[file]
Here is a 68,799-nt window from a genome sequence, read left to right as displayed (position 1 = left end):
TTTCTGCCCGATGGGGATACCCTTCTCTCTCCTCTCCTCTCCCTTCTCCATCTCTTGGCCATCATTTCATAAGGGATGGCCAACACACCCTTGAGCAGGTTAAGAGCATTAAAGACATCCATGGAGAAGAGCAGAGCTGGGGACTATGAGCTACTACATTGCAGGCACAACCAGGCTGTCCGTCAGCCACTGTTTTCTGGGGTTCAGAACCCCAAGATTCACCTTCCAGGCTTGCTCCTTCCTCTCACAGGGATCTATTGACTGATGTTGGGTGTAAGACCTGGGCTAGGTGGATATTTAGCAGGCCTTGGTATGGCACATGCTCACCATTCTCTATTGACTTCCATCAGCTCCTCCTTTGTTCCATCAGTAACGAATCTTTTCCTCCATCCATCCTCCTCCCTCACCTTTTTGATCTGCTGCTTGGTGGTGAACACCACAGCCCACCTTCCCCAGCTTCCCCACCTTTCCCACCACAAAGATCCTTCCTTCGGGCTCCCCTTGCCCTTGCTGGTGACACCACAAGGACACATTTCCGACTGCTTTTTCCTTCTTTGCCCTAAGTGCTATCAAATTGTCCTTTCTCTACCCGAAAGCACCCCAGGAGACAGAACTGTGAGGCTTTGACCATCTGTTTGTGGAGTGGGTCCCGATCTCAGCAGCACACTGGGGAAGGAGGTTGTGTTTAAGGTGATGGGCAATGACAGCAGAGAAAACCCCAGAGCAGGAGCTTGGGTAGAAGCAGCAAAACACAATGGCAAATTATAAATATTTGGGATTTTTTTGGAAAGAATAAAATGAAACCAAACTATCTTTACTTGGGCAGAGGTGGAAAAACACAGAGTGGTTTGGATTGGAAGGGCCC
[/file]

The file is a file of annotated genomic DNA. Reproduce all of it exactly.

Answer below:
Here is a 68,799-nt window from a genome sequence, read left to right as displayed (position 1 = left end):
TTTCTGCCCGATGGGGATACCCTTCTCTCTCCTCTCCTCTCCCTTCTCCATCTCTTGGCCATCATTTCATAAGGGATGGCCAACACACCCTTGAGCAGGTTAAGAGCATTAAAGACATCCATGGAGAAGAGCAGAGCTGGGGACTATGAGCTACTACATTGCAGGCACAACCAGGCTGTCCGTCAGCCACTGTTTTCTGGGGTTCAGAACCCCAAGATTCACCTTCCAGGCTTGCTCCTTCCTCTCACAGGGATCTATTGACTGATGTTGGGTGTAAGACCTGGGCTAGGTGGATATTTAGCAGGCCTTGGTATGGCACATGCTCACCATTCTCTATTGACTTCCATCAGCTCCTCCTTTGTTCCATCAGTAACGAATCTTTTCCTCCATCCATCCTCCTCCCTCACCTTTTTGATCTGCTGCTTGGTGGTGAACACCACAGCCCACCTTCCCCAGCTTCCCCACCTTTCCCACCACAAAGATCCTTCCTTCGGGCTCCCCTTGCCCTTGCTGGTGACACCACAAGGACACATTTCCGACTGCTTTTTCCTTCTTTGCCCTAAGTGCTATCAAATTGTCCTTTCTCTACCCGAAAGCACCCCAGGAGACAGAACTGTGAGGCTTTGACCATCTGTTTGTGGAGTGGGTCCCGATCTCAGCAGCACACTGGGGAAGGAGGTTGTGTTTAAGGTGATGGGCAATGACAGCAGAGAAAACCCCAGAGCAGGAGCTTGGGTAGAAGCAGCAAAACACAATGGCAAATTATAAATATTTGGGATTTTTTTGGAAAGAATAAAATGAAACCAAACTATCTTTACTTGGGCAGAGGTGGAAAAACACAGAGTGGTTTGGATTGGAAGGGCCC